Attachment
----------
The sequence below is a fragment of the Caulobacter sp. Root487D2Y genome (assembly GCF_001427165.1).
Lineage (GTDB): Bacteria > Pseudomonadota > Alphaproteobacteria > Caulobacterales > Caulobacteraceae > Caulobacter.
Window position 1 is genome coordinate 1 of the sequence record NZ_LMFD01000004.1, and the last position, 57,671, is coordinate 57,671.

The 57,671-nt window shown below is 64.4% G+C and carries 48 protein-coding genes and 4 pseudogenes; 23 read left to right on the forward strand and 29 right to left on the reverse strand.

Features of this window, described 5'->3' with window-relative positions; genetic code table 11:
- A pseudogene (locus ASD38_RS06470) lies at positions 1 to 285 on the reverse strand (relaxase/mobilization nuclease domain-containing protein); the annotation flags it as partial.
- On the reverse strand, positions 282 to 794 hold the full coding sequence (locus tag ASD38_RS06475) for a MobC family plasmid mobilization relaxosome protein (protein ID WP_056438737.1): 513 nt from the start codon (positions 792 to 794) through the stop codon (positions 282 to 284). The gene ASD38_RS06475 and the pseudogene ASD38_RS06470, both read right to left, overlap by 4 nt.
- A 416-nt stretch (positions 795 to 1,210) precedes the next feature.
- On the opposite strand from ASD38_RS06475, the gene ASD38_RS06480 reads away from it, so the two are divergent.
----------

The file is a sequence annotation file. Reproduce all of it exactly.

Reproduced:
The sequence below is a fragment of the Caulobacter sp. Root487D2Y genome (assembly GCF_001427165.1).
Lineage (GTDB): Bacteria > Pseudomonadota > Alphaproteobacteria > Caulobacterales > Caulobacteraceae > Caulobacter.
Window position 1 is genome coordinate 1 of the sequence record NZ_LMFD01000004.1, and the last position, 57,671, is coordinate 57,671.

The 57,671-nt window shown below is 64.4% G+C and carries 48 protein-coding genes and 4 pseudogenes; 23 read left to right on the forward strand and 29 right to left on the reverse strand.

Features of this window, described 5'->3' with window-relative positions; genetic code table 11:
- A pseudogene (locus ASD38_RS06470) lies at positions 1 to 285 on the reverse strand (relaxase/mobilization nuclease domain-containing protein); the annotation flags it as partial.
- On the reverse strand, positions 282 to 794 hold the full coding sequence (locus tag ASD38_RS06475) for a MobC family plasmid mobilization relaxosome protein (protein ID WP_056438737.1): 513 nt from the start codon (positions 792 to 794) through the stop codon (positions 282 to 284). The gene ASD38_RS06475 and the pseudogene ASD38_RS06470, both read right to left, overlap by 4 nt.
- A 416-nt stretch (positions 795 to 1,210) precedes the next feature.
- On the opposite strand from ASD38_RS06475, the gene ASD38_RS06480 reads away from it, so the two are divergent.